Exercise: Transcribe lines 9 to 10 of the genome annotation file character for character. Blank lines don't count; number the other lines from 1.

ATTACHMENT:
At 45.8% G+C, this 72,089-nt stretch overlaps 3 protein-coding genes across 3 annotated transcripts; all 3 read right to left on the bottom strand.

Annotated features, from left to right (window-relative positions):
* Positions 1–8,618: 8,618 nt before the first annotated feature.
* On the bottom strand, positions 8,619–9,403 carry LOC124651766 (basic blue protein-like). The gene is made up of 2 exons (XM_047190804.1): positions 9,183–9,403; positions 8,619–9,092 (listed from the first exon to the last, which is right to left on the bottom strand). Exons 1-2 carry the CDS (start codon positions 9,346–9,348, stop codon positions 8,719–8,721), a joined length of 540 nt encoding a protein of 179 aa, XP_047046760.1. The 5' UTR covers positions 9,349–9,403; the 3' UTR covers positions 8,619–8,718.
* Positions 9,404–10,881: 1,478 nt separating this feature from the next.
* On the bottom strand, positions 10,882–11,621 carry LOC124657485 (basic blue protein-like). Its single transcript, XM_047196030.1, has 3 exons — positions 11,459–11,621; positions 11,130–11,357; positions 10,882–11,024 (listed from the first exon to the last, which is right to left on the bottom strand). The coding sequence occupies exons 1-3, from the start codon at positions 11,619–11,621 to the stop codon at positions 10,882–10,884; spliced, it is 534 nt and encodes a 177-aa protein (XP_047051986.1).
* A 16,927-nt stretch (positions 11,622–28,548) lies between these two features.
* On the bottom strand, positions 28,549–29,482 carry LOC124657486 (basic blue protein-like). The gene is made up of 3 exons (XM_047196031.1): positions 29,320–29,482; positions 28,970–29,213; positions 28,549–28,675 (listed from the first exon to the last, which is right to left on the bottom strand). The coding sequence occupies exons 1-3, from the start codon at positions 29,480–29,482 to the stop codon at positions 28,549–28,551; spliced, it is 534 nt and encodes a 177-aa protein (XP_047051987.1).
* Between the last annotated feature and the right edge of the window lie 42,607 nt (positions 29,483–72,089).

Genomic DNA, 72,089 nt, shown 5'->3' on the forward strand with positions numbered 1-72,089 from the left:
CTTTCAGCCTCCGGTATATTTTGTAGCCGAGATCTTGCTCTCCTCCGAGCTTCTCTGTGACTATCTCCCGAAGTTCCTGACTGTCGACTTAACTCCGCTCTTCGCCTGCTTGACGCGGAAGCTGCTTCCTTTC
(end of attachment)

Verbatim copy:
* Between the last annotated feature and the right edge of the window lie 42,607 nt (positions 29,483–72,089).

Genomic DNA, 72,089 nt, shown 5'->3' on the forward strand with positions numbered 1-72,089 from the left: